As the institutional component with primary responsibility for curriculum, subject matter, and methods of instruction, the faculty must participate in the formulation and implementation of policies governing the selection, installation, and use of a learning management system (LMS) or virtual classroom. The financial interests of an LMS provider should be subordinate to the educational interests of faculty members, students, and the institution. Language in a contract with any technological vendor, especially the company that provides an LMS, should never limit faculty members’ academic freedom or participation in institutional governance. Faculty members should have the freedom to utilize those aspects of the LMS they find helpful to their teaching and decline to use those that they do not find helpful. Faculty members should also be free to employ technological tools outside of the LMS, including electronic textbooks which may not be compatible with the LMS or might be hosted on servers that are not under the institution’s control.

The data generated by learning management systems should be employed only for the sake of improving pedagogy. Faculty members have a reasonable expectation of privacy when teaching online or employing online tools in an in-person class. The faculty member offering the course should be responsible for the evaluation of student work and, under normal circumstances, is the sole judge of the grades received by the students in that course.

III. Intellectual Property in Online Education and Open Educational Resources

The Association’s Statement on Intellectual Property articulates the following principles: “Course syllabi at many institutions are considered public documents; indeed, they may be posted on universally accessible websites. It is thus to be expected that teachers everywhere will learn from one another's syllabi and that syllabi will be disseminated as part of the free exchange of academic knowledge. Faculty lectures or original audiovisual materials, however, unless specifically and voluntarily created as works made for hire, constitute faculty intellectual property.” These principles also apply to courses taught online or in a hybrid format. Classroom lectures should not be recorded without the instructor’s prior knowledge and consent. The right to use an instructor’s words or images in subsequent courses should be controlled by that instructor, though much of what faculty members distribute to students online or write in email messages may legally be redistributed by students for noncommercial uses under the “fair use” principle. Recordings of course materials are academic documents, and, as with other works of scholarship, these should have their author or creator cited accordingly. Instructors who utilize their academic expertise to create new course materials that will be used by others should be acknowledged and, if appropriate, compensated for that work.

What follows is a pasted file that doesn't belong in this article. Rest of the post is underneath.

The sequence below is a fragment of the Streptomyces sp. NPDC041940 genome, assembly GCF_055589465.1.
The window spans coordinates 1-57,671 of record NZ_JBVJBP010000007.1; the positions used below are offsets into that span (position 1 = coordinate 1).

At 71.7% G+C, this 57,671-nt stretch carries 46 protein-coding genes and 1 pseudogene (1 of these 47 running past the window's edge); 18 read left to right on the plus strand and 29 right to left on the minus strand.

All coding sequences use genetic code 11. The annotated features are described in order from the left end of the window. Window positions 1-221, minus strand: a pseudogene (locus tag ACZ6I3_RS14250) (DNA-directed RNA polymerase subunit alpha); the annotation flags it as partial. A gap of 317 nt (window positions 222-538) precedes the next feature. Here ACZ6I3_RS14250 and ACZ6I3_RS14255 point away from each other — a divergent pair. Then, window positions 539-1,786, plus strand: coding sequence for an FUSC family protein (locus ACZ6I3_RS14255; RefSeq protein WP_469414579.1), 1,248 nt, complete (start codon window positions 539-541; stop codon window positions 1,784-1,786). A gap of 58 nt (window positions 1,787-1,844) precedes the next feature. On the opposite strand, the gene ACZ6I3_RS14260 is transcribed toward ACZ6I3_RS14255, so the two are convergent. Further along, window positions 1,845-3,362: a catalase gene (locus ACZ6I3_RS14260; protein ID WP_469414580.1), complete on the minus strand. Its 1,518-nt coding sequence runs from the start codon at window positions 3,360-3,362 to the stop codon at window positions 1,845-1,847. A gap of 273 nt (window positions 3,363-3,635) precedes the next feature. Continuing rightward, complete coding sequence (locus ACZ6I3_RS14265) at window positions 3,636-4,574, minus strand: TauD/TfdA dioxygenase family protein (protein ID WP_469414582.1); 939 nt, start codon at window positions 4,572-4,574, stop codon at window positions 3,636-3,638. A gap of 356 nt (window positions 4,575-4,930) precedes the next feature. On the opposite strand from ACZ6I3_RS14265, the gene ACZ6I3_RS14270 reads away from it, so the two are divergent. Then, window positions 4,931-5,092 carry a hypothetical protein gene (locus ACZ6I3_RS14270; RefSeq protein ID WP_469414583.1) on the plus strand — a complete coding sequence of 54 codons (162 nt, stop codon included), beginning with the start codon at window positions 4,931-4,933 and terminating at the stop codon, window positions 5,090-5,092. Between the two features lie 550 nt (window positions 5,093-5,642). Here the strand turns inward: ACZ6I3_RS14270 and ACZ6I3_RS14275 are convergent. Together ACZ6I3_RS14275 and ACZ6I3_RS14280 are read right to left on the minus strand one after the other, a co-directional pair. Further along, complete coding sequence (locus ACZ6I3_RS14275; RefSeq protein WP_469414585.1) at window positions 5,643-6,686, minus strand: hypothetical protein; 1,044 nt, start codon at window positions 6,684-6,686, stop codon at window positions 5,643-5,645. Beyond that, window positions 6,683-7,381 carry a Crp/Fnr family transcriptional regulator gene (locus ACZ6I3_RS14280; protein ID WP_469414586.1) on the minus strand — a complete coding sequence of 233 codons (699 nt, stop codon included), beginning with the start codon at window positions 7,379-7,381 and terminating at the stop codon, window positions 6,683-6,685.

The internet has proven to be an incredibly effective educational tool because of its size and general ease of access. Linking to teaching and research materials from an institution’s servers, however, does not give the institution any control over or ownership of that work. Faculty members should be free to share their work on the internet. The faculty and administration should jointly formulate policies governing ownership of works that faculty members may wish to share on the internet.

The US Department of Education defines openly licensed educational resources (more commonly, open educational resources or OER) as “teaching, learning, and research resources that reside in the public domain or have been released under a license that permits their free use, reuse, modification, and sharing with others.”[2] Their use should be encouraged since they are created with the express purpose of disseminating knowledge. However, the decision whether to use OER should remain with the instructor of record unless the course in question has multiple sections taught by several faculty members and responsibility is shared among the instructors for identifying the texts to be assigned to students.[3]


[2] “Openly Licensed Educational Resources,” Office of Educational Technology, US Department of Education, accessed January 11, 2024,

[3] Under such circumstances, according to The Freedom to Teach, “[t]he shared responsibility bespeaks a shared freedom, which trumps the freedom of an individual faculty member to assign a textbook that he or she alone considers satisfactory.” The same principle applies to the assignment of OER in multisection courses with several instructors.